Visualising space probes 30 years on

When I went to see the Science Museum’s excellent Cosmonauts exhibition this week I expected to find objects and stories about Yuri Gagarin, Valentina Tereshkova and (with luck) some space dogs. I got all of those, but also a blast from my own past, when I encountered large-scale models of objects I had studied closely as a child.

Space Probes projectCharged with completing a project for a physics class in the early years of secondary school, I eschewed tales of scientists like Michael Faraday or Marie Curie and instead researched and produced a guide to space probes. The ability to send inanimate objects beyond Earth’s atmosphere – and even to other worlds – clearly fascinated me more than the achievements of heroic individuals. It’s perhaps no surprise that, at a similar age, my favourite Star Wars character wasn’t Hans Solo, Chewbacca or even Princess Leia; it was beeping automaton R2-D2.

Demonstrating an early interest in the character of objects and the stories they can tell (an interest I now satisfy by working with, and interpreting, museum collections), I found images of the probes in books and produced paintings of each of them, to accompany a detailed chronological report, including discussions of escape velocity and launch windows. I wrote in the introduction to my report, that I had included illustrations “for extra clarity”.

Here’s how my interpretations of three Russian space probes compare with the models currently on display in the Science Museum:

Sputnik 1 (top image © Science Museum)

Sputnik 1 (top image © Science Museum)

Venera 7 (image © Science Museum) and Venera 4

Venera 7 (left image © Science Museum) and Venera 4

Lunokhod 1 Rover (© London Visitors)

Lunokhod 1 Rover (© London Visitors)

I may only have received a B+ for my work (with a note that it was “well illustrated”), but the action of studying, sketching and colouring these inanimate things had such a strong impact that 30 years later I was stopped in my tracks by encountering these physical objects in three dimensions.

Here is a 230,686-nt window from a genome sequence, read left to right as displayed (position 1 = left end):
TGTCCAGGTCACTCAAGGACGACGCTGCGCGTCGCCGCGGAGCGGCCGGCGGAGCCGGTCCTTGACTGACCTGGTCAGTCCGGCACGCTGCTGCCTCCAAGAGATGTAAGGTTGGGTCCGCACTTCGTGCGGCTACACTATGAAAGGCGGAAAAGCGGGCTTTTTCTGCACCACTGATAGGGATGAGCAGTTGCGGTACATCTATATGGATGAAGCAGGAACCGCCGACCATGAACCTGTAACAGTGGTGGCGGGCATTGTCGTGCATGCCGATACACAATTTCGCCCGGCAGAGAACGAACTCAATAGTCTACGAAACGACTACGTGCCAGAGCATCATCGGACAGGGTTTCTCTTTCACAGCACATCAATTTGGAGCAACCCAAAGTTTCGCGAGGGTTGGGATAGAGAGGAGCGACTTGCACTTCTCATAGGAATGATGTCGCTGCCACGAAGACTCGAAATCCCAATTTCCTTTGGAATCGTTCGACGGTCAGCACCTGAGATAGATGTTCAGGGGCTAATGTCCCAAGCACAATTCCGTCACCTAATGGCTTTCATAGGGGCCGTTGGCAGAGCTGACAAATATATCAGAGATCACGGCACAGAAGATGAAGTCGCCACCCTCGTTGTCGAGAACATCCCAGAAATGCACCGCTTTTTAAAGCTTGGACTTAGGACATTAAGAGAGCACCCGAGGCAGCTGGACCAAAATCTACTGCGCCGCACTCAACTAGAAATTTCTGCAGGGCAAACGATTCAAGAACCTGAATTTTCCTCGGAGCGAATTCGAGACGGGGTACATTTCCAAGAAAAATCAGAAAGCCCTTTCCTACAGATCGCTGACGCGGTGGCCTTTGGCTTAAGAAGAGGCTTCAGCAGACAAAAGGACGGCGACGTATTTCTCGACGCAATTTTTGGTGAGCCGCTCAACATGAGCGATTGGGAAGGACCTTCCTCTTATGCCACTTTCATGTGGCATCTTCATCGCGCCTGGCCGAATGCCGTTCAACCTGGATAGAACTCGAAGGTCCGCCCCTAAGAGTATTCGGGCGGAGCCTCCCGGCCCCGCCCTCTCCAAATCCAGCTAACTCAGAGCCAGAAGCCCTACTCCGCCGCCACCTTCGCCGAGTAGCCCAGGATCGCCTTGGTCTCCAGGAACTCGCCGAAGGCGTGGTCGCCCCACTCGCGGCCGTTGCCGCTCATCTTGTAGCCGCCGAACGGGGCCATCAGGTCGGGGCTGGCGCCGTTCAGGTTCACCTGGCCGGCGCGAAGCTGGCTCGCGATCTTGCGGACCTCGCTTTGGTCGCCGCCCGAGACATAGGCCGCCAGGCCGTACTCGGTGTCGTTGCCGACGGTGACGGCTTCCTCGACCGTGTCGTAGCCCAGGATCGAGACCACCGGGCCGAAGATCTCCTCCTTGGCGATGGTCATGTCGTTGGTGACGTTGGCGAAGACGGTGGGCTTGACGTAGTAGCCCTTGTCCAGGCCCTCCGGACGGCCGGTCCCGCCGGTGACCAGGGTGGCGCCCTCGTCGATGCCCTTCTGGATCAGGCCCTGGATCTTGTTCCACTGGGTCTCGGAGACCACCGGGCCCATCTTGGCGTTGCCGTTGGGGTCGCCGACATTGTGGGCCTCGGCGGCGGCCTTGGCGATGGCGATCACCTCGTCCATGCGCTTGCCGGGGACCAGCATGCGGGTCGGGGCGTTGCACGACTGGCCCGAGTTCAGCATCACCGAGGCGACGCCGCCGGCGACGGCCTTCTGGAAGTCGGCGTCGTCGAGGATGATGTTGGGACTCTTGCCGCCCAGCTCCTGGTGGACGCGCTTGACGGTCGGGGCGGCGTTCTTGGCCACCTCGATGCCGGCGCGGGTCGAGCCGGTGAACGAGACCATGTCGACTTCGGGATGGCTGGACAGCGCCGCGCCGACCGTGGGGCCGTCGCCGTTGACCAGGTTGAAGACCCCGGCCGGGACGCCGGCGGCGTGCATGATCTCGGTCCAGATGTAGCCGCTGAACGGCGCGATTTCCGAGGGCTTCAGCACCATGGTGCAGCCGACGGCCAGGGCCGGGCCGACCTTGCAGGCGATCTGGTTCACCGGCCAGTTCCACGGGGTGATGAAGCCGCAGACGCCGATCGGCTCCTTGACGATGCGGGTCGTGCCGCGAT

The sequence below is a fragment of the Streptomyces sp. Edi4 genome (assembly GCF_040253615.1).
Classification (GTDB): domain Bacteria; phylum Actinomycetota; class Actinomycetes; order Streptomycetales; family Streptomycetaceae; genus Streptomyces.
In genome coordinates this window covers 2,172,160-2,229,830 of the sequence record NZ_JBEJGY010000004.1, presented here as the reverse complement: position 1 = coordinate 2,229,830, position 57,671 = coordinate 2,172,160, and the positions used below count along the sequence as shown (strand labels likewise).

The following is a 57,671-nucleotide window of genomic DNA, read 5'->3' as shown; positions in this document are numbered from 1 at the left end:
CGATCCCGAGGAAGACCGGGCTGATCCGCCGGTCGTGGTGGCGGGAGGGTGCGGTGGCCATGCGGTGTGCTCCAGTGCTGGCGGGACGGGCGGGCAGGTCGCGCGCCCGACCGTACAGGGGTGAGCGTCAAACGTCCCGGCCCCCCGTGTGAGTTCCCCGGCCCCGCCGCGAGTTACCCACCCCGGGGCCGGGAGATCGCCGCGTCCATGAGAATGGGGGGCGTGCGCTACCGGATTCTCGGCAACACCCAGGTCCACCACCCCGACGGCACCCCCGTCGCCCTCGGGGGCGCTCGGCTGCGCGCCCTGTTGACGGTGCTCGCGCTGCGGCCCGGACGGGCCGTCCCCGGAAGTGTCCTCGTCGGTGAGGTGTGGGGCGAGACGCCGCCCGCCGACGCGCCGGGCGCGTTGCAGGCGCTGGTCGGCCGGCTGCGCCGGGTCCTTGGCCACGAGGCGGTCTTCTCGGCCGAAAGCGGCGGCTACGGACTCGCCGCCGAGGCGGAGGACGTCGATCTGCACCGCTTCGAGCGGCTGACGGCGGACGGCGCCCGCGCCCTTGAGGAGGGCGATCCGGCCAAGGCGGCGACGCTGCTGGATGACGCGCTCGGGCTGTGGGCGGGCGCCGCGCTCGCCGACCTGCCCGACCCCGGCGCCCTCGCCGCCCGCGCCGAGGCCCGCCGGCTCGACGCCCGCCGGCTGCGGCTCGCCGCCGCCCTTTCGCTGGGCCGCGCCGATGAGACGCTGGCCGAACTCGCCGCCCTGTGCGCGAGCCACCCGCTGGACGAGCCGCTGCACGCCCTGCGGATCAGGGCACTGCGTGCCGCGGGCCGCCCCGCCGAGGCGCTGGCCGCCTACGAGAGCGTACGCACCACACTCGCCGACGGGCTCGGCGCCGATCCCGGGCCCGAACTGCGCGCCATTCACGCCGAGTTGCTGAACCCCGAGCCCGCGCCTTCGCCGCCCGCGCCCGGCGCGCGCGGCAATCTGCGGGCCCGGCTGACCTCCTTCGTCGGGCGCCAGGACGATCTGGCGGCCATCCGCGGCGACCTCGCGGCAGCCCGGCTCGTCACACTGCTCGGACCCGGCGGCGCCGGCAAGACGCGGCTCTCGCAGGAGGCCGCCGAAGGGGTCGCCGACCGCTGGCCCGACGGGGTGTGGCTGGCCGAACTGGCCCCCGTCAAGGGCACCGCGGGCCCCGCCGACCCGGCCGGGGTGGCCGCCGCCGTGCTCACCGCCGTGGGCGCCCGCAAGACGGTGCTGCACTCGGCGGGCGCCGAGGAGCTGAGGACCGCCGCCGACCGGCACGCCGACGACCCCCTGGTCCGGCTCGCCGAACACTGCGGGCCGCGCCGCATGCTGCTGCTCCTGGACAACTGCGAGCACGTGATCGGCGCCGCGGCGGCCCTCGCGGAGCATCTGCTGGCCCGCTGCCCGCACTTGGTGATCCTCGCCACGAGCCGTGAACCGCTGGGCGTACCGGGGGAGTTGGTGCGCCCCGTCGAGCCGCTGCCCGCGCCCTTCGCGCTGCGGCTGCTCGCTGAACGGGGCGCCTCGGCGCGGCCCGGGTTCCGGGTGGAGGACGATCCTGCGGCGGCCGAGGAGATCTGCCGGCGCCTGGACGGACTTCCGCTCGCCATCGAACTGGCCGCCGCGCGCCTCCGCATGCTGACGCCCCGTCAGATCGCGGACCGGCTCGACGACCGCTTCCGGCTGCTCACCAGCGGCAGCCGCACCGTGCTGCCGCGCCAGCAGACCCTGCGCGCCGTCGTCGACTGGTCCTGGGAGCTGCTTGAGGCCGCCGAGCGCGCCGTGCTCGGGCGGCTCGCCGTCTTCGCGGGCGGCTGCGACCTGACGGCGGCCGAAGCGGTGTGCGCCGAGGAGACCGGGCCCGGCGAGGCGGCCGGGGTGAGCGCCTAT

My favourite anecdote in the Cosmonauts exhibition is the story that ‘Chief Designer’ Sergei Korolev insisted Sputnik, the first man-made object to orbit Earth, should look impressive, since he expected models to one day be displayed in museums around the world. I wonder if he also foresaw children creating smudged paintings, entire school projects and powerful lasting memories thanks to the probe?



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“OK glass”: Google Glass is, well, OK…

Thanks to my techno-geek friend Keith Mansfield, I had the opportunity to try out Google Glass at Google’s King’s Cross headquarters this weekend. In a relaxed, informal space – all white-washed walls and concrete floors – a group of friendly ‘Guides’ demoed a number of different apps backed up by a extremely gentle ‘sell’ of the vision of the Glasses and Google X, the division that invented them. The also entertained us with free canapes (including salted caramel marshmallows) and locally-sourced drinks (Dalston Cola anyone?)

google glass booklet copy

Google Glass, we were told, is all about small, quick interactions, which enable users to retain eye contact, rather than interrupting human interaction to look down and consult a ‘phone. The specs aren’t intended to replace devices like your phone, though, and on the performance of the device under the full-on demands of plenty of testers on Saturday, it doesn’t seem – currently – to be able to cope with continuous use. Aside from run-down batteries, we encountered several pairs that informed us they needed to cool down before they could function effectively.

Here’s Google’s instructions about how to operate Google Glass:


Things I liked about Google Glass:

  • Wearing these modified specs wasn’t as weird an experience as I had imagined. The electronics, attached to one arm and the front of one eye-glass, aren’t too heavy or obtrusive (although from some angles, I did feel that I looked a bit like Robocop – see below) and the actual screen doesn’t detract too much from ordinary life. I was pleasantly surprised, that when talking to someone else, you could easily forget the image or data that sat in your peripheral vision; I also like the fact that the screen timed out fairly quickly.
  • Of the apps we saw, the killer app for me is ‘get directions’, where the benefits of not looking down at a phone when you’re walking through an area you don’t know are pretty obvious. The Word Lens app that enabled you to translate text wasn’t bad, though you could (and can!) do this through an ordinary phone.

glass triptych